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April 16, 2014

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Pro kicker’s new field, goal

For UNLV grad student, life after NFL centers on finding ways to conserve energy

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Steve Marcus

Todd France, 29, who played in the NFL, the Arena Football League and NFL Europe, left sports for UNLV’s mechanical engineering master’s program.

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Todd France's research at UNLV focuses on renewable energy, an interest sparked by seeing wind turbines across the countrysides and coasts of Germany and Scandinavia.

Football gave Todd France the opportunity to see the world. The professional kicker’s second career will enable him to contribute something meaningful to it.

France, 29, who played in the NFL, the Arena Football League and the now-defunct NFL Europe, left sports to study mechanical engineering at UNLV. He conducts research on energy conservation.

He is running computer simulations to determine how to best outfit a group of Summerlin houses to reduce energy consumption. He is trying to determine the best mix of products — better insulation, windows that deflect solar radiation — that will pay for themselves by cutting utility costs.

France began planning long ago for a post-sports career. At the University of Toledo in his Ohio hometown, he earned near-perfect grades while kicking for the football team.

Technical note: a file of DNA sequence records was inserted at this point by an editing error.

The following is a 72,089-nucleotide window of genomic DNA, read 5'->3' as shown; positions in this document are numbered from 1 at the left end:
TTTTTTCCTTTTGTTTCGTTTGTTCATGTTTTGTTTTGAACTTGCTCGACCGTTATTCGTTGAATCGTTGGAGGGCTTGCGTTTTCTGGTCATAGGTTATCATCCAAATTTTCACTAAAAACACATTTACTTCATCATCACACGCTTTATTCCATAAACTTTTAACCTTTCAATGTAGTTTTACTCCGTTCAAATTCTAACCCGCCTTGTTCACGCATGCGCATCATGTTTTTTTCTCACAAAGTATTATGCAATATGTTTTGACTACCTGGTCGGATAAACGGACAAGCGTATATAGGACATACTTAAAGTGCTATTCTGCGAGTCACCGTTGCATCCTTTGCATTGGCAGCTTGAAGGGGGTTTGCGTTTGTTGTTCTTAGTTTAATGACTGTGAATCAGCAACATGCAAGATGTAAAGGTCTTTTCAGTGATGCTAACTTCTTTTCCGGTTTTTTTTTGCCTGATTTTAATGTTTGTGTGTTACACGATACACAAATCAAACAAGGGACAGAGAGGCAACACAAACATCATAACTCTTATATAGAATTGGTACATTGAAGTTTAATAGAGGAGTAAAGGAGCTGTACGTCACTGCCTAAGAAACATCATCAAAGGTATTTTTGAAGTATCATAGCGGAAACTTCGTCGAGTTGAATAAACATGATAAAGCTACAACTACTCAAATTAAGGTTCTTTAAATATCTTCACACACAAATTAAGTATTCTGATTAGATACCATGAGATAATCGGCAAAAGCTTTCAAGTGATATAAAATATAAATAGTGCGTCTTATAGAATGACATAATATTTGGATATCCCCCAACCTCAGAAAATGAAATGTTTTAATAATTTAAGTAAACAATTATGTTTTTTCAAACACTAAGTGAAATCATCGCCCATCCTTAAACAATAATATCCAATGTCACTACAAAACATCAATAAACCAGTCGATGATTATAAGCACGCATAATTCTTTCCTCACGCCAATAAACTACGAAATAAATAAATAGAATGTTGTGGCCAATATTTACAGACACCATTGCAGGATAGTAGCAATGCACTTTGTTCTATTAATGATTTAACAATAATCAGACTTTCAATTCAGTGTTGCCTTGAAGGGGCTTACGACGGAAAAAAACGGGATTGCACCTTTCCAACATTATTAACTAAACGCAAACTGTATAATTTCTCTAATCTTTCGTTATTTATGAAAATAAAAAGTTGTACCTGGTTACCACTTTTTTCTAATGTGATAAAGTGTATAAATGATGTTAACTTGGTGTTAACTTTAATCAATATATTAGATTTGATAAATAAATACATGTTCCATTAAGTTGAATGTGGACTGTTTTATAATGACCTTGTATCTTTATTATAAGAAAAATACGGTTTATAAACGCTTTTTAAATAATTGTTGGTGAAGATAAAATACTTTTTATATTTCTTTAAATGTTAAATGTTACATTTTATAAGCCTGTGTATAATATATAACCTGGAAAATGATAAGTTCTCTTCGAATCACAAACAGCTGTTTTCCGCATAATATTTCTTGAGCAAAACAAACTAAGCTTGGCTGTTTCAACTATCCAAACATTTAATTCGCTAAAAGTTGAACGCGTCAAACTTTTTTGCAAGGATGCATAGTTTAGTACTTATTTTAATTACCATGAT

“Education was important because you can only play sports for so long,” France said. “I think that’s something that a lot of kids are not realizing these days — that even if they do make it to the professional level ... they still have 40 years of their life that they need to do something with.”

After finishing college in 2002, France played two seasons in NFL Europe. He used his time overseas to continue learning. One memorable experience was a visit to Dachau, the former Nazi concentration camp, where he saw the gas chambers and furnaces he had read about in history class.

He trained with a few NFL teams, playing in four regular-season games. He joined the Arena Football League in 2006, ranking fourth that season in scoring among kickers.

But France was ready for a change. As a kicker, he spent most of each game on the sidelines.

He had become interested in renewable energy after seeing wind turbines scattered across German and Scandanvian countrysides and coasts. His native Midwest had lost manufacturing jobs to factories abroad, and renewables excited him because he saw a potential for creating work building products such as turbines and solar panels.

In 2007 he enrolled in UNLV’s mechanical engineering master’s program, drawn by renewable energy research programs and Robert Abella, a UNLV faculty member who had mentored him years before when both were in Toledo. France and his wife were familiar with Southern Nevada, having married at Valley of Fire in 2006.

France hopes to earn a Ph.D. so he can teach at a university. He wants to continue working on problems relating to renewable energy. As a teacher and researcher, he’ll shape the way future generations treat the world around them.

“It is irresponsible on our part to believe that burning coal and petroleum has no effect on the environment,” France said. “I would like to help play a role in our conversion from a fossil fuel-based economy to one run by renewables.”

His days on the sidelines are over.

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